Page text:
Can music make the world a better place? Can it really ‘belong’ to anyone? Can the magic, mystery and incertitude of music – of the human brain meeting or making sound – can it stop wars, rehabilitate the broken, unite, educate or inspire?
From Jimi Hendrix playing Machine Gun at The Isle of Wight Festival in 1970 to the Bataclan under siege in 2016, Ed Vulliamy has lived the music, met the legends, and asked, when words fail, might we turn to music? There’s only one way to find out, and that is to listen…
Ed Vulliamy is a journalist and author. He was a foreign correspondent for the Guardian and Observer for 31 years, leaving the papers to become a full-time freelance author, journalist and film researcher in 2016. He covered the Balkan wars, including the war in Bosnia, and was a prosecution witness at the trials at the International Criminal Tribunal for Former Yugoslavia, including including those of Bosnian Serb leaders Dr. Radovan Karadzic and General Ratko Mladic. As US correspondent for the Observer he covered the 9/11 attacks and subsequently the Iraq wars of 1991 and 2003. He also reported on the drug wars on the US-Mexico border.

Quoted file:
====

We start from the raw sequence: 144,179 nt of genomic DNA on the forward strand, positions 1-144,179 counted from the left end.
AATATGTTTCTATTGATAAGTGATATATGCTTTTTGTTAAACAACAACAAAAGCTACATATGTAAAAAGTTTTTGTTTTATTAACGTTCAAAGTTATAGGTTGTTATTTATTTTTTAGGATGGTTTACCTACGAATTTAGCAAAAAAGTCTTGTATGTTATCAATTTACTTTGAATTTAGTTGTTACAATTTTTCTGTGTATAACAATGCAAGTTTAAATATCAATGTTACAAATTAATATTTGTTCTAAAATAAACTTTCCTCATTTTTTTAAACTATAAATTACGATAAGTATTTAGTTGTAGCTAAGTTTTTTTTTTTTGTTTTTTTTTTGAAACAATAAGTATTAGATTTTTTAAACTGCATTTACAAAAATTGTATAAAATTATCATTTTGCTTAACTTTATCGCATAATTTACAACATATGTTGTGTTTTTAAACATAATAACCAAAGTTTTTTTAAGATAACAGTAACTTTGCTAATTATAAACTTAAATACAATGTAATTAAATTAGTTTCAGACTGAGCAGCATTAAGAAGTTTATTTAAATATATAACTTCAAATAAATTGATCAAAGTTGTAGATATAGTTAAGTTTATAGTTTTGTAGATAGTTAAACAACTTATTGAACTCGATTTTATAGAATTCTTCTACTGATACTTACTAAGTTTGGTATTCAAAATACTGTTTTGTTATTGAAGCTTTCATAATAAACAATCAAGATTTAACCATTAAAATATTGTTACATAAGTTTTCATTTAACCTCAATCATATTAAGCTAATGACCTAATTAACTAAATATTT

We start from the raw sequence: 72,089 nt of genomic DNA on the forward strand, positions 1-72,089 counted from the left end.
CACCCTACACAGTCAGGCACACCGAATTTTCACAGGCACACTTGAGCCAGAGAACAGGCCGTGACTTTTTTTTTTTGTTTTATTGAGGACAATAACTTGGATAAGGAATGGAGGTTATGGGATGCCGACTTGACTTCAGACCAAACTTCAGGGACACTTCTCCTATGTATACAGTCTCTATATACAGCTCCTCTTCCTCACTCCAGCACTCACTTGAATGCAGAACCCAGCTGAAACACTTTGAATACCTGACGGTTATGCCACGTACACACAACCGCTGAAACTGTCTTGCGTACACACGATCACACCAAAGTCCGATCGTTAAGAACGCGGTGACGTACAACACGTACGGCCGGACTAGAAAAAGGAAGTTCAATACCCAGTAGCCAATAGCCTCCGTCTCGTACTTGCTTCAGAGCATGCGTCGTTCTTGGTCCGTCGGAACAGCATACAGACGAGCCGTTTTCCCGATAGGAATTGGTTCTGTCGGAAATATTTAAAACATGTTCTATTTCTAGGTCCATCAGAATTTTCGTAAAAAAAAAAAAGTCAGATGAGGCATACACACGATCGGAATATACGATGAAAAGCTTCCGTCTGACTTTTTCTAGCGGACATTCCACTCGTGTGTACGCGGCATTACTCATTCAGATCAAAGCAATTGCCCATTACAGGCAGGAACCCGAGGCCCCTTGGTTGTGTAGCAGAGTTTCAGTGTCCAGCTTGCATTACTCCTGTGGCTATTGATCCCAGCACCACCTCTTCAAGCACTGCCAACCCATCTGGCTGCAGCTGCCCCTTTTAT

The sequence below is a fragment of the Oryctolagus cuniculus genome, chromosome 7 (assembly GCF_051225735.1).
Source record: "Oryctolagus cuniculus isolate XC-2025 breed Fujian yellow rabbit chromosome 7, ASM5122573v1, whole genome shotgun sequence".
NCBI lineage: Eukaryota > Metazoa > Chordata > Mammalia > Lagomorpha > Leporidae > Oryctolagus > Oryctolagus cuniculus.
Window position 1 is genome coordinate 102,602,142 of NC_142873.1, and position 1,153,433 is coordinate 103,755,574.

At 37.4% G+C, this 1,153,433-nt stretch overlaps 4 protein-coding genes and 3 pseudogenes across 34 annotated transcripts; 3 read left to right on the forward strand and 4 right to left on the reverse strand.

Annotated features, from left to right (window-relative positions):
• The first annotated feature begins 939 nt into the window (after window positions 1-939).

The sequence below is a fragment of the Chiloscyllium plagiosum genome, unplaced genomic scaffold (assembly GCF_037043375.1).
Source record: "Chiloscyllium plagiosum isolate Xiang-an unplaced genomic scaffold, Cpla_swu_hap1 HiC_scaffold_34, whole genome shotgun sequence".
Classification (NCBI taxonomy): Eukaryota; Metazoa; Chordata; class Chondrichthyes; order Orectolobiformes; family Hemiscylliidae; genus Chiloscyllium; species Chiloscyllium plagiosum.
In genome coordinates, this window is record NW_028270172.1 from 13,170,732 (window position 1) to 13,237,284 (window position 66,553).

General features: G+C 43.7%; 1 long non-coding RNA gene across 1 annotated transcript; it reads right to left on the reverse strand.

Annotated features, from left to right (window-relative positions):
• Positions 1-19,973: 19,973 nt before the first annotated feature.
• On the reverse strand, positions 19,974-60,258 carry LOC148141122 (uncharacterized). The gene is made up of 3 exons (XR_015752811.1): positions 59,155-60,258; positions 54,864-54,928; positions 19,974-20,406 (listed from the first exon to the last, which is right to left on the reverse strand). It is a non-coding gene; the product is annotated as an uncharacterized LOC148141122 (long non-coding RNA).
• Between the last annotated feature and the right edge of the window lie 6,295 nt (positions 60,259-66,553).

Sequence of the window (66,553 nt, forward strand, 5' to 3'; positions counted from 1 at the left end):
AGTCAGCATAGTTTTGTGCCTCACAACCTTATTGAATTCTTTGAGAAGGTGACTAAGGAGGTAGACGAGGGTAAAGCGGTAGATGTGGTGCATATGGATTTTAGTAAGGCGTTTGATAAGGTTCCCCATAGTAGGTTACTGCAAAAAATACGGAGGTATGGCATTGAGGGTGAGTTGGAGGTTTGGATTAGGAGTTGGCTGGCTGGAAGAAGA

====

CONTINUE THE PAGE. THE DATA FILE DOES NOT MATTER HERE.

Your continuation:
Natasha Devon’s event is available to watch on YouTube or on @PanMacmillan Instagram TV channel until 24 June and she will be doing a live Q & A on Monday 1 June at 6 pm on Pan Macmillan’s Instagram channel. You can order Natasha’s book by email to email@example.com or call 020 8552 9993.
Are you locked down with children in years 5 or 6? We have four lessons for classroom or family use developed from On the Record’s oral history project centered around Newham Bookshop, Writing and Reading Newham. Click here for full details.
Michael Rosen’s poem, These Are The Hands, features in a book of poems from the heart of the NHS, which has just been published.